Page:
As for cold calling, some degree of speaking with customers on the phone is required in any sales role, but there is evidence to suggest that millennials don’t like making, or taking, calls as much as their older colleagues.  Research from the Guardian suggests that over 75% of UK adults own a smartphone, but a quarter of them never use their phone for making calls.  Could our increasing reliance on email and messaging have made cold calling even harder for younger recruits?

Another point raised in this answer is the question of good language skills; across spelling and grammar.  You don’t need to be the world’s expert when it comes to deciding if your use of Oxford commas throughout your customer proposal document is appropriate, but everyone working in sales should have a good level of written and spoken English in order to communicate effectively with customers.  Making spelling mistakes in customer emails, or not using capital letters throughout an entire email (trust me, I’ve seen it), is a sign that you’ve not taken the time or care when communicating with your customer.

And sales is, after all, about communicating well with your customers.


Interesting point, as some of our other interviewees said that the problem was that newer recruits had too much self-belief and not enough determination.

Or perhaps, a lack of self-belief is making people less confident in their role, and consequently less enthusiastic about completing their work and setting themselves challenges?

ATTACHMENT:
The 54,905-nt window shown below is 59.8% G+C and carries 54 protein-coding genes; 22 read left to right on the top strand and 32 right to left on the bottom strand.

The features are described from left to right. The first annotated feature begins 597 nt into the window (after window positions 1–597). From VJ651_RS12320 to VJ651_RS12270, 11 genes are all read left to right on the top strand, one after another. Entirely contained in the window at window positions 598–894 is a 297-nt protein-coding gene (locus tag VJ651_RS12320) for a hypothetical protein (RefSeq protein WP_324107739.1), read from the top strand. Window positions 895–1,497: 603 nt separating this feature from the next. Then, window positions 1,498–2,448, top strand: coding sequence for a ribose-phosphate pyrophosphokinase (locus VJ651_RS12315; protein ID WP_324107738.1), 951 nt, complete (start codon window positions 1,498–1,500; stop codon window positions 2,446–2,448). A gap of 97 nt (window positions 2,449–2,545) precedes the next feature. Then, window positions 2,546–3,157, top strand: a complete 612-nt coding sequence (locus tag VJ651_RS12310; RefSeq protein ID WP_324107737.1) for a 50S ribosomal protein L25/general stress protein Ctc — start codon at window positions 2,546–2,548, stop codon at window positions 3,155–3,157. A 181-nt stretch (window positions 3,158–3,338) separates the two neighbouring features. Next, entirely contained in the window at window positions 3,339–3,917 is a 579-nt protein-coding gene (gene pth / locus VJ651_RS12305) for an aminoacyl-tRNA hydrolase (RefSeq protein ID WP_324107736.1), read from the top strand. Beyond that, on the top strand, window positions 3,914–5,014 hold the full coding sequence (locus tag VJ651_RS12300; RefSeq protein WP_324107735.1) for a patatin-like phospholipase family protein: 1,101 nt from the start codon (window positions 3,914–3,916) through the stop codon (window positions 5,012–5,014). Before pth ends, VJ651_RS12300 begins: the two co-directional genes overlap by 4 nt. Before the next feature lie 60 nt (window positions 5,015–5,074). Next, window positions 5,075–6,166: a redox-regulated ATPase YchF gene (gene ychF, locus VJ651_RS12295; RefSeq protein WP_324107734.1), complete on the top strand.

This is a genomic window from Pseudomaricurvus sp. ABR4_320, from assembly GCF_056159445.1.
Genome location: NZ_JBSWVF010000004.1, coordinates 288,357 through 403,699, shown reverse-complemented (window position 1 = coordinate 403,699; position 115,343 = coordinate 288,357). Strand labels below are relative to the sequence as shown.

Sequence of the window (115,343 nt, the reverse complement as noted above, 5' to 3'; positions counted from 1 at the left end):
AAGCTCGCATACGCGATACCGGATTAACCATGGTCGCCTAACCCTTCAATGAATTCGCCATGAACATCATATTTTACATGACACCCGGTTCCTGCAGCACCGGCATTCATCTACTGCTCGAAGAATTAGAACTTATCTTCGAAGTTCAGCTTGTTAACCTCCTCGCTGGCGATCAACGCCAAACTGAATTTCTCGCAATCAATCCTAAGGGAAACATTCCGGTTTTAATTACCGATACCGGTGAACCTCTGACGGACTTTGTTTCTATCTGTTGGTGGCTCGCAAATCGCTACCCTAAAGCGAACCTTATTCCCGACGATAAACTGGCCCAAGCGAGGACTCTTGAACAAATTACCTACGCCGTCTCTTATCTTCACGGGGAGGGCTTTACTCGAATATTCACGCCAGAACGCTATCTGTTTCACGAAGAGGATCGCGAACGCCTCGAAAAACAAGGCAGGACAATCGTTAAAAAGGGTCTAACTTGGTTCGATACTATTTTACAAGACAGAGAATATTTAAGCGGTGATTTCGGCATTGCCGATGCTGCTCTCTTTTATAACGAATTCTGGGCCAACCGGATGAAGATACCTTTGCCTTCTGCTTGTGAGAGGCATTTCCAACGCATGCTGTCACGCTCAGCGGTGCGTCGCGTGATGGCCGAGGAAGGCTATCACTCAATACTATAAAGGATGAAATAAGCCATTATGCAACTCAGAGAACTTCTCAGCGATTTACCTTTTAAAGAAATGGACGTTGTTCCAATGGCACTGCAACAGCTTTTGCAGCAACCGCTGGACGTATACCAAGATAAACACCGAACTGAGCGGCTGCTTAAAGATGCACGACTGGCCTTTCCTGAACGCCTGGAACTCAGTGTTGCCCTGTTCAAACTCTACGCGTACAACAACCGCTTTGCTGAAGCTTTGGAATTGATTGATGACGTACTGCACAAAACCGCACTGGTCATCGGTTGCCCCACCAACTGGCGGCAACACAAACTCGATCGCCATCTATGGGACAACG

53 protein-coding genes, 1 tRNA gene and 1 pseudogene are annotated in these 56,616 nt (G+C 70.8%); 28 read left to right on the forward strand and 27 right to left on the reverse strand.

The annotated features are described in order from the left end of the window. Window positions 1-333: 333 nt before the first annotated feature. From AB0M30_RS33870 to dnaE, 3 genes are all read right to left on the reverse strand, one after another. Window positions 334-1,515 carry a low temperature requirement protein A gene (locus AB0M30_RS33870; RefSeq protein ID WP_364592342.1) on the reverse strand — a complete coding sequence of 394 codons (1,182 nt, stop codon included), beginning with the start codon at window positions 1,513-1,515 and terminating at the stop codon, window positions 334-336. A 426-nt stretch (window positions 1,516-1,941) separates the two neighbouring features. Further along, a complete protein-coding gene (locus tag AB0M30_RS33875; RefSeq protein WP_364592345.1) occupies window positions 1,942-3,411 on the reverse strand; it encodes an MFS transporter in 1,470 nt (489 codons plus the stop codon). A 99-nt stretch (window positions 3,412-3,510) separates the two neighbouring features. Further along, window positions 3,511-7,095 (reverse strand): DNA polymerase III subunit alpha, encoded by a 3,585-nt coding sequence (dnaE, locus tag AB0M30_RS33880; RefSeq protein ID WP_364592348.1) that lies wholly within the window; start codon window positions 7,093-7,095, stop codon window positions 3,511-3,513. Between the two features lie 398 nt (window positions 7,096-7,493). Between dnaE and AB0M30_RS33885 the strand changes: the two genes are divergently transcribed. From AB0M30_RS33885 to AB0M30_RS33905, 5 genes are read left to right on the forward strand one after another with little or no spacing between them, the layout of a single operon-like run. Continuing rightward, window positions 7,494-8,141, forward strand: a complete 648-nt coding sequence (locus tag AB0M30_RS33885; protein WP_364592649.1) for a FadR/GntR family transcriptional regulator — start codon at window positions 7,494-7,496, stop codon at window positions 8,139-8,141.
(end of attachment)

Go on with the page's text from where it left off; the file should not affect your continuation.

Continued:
“Less knowledge of products & no sense of account management.”

Sales is a complex job that often doesn’t get the credit it deserves.  Not only do you need to get yourself skilled up on the products or services that your company is selling, you also need to learn skills in order to complete your job; around account management, cold calling, prospecting and client engagement.

What is your onboarding and training process for new sales recruits?  Is it structured, or left to existing sales management to come up with their own individual sales training initiatives?  Statistics tell us that organisations with a standardised onboarding process enjoy 50% greater new hire productivity, so the upfront investment is worth the increased productivity further down the line (Source).

“We see a lack of toughness in new recruits to deal with the rough patches, coupled with a lack of determination to push themselves & try new things.  New recruits should watch and learn from the best, use their initiative & ask questions.”

We agree with this, especially in sales, but we also think that employers have a role to play in creating an environment and learning program that can support new recruits.  For example, do new sales graduates feel supported with mentors and advisers to get through rough sales patches?  Are they trained to understand that there are natural sales cycles and how to protect their performance against delayed deals?

Sometimes we see candidates apply who might have the qualifications and academic record, but who lack the real-world experience of working.  But these candidates need a chance to develop this understanding, so employers and candidates need to meet in the middle.  The employer needs to bring training and support to the table, and the candidate needs to bring enthusiasm and a willingness to learn.



Do these comments match what you’re seeing in the industry when taking on new recruits? What would you add to these comments?